As for the enemies themselves, besides the Boilerdrak siege engine and kapak glider the vast majority of enemies are virtually identical in being melee-focused armored warriors without any special abilities or actions in combat to make them do things besides “I attack” or “roll to save vs the draconian’s death throes.” At the very least the Dragon Army could have domesticated monsters for some variety in battle, and it wouldn’t be out of character with the existing lore.

Join us next time as we venture to the city of Kalaman, retake a fortress from the Dragon Army, and venture into some haunted catacombs in Chapter 4: Shadow of War!
 

I think the reason is that there is no low-level arcane caster in the MM.
Acolyte is in the free core rules, no need to even own a monster manual. I have noticed before that WotC prefer to use this source if something isn't important enough to be given a unique stat block in the adventure.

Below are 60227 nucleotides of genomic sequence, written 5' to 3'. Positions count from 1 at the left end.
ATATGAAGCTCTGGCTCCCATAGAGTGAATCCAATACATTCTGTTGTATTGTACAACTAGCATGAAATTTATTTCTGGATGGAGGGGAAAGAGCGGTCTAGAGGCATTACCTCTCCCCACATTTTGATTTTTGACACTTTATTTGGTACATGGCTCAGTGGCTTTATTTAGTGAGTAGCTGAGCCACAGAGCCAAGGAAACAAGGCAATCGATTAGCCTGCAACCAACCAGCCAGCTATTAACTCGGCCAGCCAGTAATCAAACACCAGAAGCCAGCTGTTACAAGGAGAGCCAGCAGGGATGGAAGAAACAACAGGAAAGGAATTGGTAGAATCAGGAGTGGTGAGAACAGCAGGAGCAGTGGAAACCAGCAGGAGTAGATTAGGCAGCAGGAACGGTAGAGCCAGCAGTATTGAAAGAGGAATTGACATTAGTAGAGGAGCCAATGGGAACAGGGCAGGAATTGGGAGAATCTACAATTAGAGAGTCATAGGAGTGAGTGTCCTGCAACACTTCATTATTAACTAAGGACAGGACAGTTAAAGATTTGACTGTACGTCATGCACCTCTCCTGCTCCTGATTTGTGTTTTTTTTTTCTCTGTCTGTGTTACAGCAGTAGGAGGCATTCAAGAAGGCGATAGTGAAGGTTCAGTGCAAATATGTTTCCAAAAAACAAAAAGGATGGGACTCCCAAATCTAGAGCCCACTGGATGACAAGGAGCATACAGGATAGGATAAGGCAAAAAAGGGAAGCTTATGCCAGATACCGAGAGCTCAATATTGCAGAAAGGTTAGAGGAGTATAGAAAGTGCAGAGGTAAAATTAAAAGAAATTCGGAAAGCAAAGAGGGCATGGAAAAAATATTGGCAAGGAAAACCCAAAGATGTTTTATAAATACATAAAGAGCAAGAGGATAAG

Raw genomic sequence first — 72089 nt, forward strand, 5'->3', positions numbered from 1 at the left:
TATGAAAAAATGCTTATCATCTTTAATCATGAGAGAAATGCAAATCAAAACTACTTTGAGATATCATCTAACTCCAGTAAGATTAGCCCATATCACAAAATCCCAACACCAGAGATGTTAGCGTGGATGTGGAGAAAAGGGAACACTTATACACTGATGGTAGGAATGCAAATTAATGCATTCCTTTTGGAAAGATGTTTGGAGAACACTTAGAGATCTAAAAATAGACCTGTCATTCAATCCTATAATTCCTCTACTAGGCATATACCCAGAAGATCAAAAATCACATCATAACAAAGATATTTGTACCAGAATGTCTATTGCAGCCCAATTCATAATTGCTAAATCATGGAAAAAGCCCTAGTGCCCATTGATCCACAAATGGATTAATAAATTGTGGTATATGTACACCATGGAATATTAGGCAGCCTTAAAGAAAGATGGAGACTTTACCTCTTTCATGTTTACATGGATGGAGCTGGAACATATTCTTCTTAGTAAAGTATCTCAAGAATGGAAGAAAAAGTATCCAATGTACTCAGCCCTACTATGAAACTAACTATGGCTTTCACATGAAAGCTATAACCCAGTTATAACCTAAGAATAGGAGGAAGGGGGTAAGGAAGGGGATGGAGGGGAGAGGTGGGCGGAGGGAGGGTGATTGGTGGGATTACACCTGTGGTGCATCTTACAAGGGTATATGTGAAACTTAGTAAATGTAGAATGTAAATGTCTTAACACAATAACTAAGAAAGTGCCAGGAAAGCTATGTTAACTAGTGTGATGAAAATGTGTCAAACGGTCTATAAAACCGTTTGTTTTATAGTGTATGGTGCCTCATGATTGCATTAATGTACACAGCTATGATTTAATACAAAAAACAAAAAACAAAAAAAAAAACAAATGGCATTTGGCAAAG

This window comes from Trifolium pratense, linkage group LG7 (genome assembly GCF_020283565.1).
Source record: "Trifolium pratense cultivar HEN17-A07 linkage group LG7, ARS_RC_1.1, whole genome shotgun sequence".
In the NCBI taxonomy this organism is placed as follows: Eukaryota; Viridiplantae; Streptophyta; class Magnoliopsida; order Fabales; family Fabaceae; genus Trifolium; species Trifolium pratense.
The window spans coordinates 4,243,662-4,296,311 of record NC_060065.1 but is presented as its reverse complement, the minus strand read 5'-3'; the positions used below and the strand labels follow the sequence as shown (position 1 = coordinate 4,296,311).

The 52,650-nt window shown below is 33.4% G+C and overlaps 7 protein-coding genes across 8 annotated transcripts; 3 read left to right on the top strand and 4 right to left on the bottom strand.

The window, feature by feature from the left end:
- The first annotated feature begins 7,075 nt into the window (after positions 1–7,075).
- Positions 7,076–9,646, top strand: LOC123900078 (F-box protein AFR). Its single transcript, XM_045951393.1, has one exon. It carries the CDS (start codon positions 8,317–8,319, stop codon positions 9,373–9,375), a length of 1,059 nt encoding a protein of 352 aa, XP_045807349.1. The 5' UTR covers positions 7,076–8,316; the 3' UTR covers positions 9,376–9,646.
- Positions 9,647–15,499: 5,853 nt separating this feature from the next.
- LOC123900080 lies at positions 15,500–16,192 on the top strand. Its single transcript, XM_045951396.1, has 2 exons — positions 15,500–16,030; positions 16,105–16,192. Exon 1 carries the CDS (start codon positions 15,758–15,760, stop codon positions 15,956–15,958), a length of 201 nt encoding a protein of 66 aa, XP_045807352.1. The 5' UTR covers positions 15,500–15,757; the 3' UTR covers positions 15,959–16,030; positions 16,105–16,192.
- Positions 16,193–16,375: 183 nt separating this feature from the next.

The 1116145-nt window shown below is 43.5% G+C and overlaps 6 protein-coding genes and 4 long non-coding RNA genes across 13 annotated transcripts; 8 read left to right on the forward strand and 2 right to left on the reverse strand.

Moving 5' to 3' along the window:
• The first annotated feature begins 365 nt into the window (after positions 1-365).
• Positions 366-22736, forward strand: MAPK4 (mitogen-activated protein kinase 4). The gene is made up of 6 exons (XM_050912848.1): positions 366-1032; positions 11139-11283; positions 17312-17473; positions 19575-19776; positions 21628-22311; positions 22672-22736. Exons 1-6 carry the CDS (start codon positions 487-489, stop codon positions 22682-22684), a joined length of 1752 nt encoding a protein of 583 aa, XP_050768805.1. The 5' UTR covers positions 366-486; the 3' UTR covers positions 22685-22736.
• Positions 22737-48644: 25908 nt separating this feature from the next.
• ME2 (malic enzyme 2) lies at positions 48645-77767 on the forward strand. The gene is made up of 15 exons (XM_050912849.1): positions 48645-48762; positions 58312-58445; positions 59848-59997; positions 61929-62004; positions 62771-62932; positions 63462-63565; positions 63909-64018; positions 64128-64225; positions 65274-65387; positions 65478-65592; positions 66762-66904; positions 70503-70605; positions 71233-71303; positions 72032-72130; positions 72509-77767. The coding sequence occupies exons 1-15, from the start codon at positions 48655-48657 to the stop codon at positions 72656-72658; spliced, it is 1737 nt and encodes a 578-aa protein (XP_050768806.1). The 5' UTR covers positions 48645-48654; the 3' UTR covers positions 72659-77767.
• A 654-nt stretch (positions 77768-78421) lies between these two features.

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As for the enemies themselves, besides the Boilerdrak siege engine and kapak glider the vast majority of enemies are virtually identical in being melee-focused armored warriors without any special abilities or actions in combat to make them do things besides “I attack” or “roll to save vs the draconian’s death throes.”
This is something of a taste thing. On the other side of the coin, the creatures in Call of the Netherdeep tend to be real b****s, with AoE stuns, high mobility, and other stuff that makes them punch well above their CR.
 

@Libertad: I noticed the thing about low-level mages being given the acolyte stat block as well. As laughable as it is, I think the reason is that there is no low-level arcane caster in the MM. The apprentice mage stat block didn’t appear till later and clearly they didn’t feel like reprinting it here.
Yeah I wonder if they will fix that in 1D&D